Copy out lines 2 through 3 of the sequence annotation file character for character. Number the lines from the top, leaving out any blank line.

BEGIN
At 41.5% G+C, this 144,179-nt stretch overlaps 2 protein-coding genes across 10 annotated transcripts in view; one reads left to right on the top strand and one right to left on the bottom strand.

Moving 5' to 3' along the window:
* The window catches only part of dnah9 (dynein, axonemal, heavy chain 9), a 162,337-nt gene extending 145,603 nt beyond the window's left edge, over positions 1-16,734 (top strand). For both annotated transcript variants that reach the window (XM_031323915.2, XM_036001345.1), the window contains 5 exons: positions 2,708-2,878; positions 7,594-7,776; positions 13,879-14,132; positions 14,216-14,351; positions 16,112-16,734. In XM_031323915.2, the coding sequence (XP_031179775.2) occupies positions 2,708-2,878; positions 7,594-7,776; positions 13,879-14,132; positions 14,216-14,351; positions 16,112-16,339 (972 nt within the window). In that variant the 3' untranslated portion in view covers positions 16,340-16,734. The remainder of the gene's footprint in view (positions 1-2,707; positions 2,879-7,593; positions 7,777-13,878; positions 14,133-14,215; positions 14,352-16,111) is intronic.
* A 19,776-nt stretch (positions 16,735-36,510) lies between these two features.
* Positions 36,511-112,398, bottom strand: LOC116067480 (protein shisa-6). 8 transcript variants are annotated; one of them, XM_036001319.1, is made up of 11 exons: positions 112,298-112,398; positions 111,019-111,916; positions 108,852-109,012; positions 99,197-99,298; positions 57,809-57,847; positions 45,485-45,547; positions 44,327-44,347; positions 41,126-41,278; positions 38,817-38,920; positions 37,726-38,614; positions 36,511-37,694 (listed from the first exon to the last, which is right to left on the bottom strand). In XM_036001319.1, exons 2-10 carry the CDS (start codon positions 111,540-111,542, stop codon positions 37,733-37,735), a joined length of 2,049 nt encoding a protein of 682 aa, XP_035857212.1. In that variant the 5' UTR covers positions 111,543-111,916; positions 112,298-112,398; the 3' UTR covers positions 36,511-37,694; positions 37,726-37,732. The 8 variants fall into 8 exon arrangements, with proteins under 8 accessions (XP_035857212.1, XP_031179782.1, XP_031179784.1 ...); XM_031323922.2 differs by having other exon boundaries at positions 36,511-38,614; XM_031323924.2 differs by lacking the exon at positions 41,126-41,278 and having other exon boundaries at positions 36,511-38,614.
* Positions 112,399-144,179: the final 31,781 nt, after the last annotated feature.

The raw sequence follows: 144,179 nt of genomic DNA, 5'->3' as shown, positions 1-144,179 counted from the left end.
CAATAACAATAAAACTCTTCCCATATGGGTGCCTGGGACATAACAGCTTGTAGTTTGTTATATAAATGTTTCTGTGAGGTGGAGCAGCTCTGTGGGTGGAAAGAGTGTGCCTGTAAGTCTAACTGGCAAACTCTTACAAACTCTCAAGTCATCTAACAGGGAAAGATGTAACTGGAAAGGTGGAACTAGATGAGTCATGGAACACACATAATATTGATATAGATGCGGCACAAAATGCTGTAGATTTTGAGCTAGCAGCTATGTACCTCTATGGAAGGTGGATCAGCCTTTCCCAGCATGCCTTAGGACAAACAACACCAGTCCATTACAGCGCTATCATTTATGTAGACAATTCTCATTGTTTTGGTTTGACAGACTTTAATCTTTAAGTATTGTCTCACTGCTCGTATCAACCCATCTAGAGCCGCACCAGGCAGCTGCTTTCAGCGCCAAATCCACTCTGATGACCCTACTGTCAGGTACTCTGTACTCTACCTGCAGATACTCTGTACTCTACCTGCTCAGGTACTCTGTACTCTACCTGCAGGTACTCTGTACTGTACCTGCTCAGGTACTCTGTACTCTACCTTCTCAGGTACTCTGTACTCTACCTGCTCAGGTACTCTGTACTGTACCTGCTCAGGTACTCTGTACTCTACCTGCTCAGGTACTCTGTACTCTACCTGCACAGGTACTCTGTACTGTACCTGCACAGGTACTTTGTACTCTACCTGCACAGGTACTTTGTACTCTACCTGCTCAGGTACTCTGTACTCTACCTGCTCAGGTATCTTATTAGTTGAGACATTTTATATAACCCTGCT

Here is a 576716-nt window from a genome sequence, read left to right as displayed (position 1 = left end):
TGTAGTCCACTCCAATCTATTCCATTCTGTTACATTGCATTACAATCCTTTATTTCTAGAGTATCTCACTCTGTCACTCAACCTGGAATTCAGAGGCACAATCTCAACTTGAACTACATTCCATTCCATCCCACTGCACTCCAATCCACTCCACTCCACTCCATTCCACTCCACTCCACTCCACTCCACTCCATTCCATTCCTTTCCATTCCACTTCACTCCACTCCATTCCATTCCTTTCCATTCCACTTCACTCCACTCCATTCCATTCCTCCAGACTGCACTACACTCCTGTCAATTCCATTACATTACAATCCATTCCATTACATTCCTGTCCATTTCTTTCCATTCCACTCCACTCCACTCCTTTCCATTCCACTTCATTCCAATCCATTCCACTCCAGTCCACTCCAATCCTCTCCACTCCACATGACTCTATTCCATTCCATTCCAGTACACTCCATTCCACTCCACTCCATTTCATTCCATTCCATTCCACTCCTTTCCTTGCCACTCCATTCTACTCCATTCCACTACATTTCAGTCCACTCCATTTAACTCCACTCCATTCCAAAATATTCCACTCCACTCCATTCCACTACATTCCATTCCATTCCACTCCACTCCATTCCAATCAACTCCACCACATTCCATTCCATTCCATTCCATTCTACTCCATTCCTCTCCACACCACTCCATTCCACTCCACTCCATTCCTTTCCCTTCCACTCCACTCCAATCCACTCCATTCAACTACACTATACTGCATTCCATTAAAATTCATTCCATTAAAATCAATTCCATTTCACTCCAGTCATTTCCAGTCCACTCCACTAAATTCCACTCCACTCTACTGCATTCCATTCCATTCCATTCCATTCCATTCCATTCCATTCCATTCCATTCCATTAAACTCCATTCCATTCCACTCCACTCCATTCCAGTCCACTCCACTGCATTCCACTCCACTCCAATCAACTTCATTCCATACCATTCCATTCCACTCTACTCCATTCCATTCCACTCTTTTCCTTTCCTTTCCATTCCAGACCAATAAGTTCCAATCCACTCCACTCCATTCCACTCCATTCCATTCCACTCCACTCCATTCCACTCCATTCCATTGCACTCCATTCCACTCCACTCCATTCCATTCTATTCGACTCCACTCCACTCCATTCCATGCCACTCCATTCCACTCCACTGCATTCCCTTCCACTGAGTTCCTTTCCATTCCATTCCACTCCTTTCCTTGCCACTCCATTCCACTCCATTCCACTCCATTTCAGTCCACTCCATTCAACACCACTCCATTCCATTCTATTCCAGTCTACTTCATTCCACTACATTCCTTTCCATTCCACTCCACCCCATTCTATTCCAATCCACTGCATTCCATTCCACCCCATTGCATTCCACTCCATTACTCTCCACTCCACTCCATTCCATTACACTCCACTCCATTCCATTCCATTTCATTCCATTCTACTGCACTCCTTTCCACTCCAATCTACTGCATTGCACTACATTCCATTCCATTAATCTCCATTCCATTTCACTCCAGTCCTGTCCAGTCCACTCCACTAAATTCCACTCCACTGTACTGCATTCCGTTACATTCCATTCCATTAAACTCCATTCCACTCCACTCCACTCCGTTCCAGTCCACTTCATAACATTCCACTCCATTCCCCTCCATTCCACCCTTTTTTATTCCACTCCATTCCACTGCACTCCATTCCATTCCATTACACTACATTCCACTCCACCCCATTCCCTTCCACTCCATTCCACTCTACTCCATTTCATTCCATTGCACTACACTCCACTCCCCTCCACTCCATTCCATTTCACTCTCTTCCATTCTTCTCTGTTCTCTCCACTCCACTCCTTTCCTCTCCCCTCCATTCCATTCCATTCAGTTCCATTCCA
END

Moving 5' to 3' along the window:
* The window catches only part of dnah9 (dynein, axonemal, heavy chain 9), a 162,337-nt gene extending 145,603 nt beyond the window's left edge, over positions 1-16,734 (top strand). For both annotated transcript variants that reach the window (XM_031323915.2, XM_036001345.1), the window contains 5 exons: positions 2,708-2,878; positions 7,594-7,776; positions 13,879-14,132; positions 14,216-14,351; positions 16,112-16,734. In XM_031323915.2, the coding sequence (XP_031179775.2) occupies positions 2,708-2,878; positions 7,594-7,776; positions 13,879-14,132; positions 14,216-14,351; positions 16,112-16,339 (972 nt within the window). In that variant the 3' untranslated portion in view covers positions 16,340-16,734. The remainder of the gene's footprint in view (positions 1-2,707; positions 2,879-7,593; positions 7,777-13,878; positions 14,133-14,215; positions 14,352-16,111) is intronic.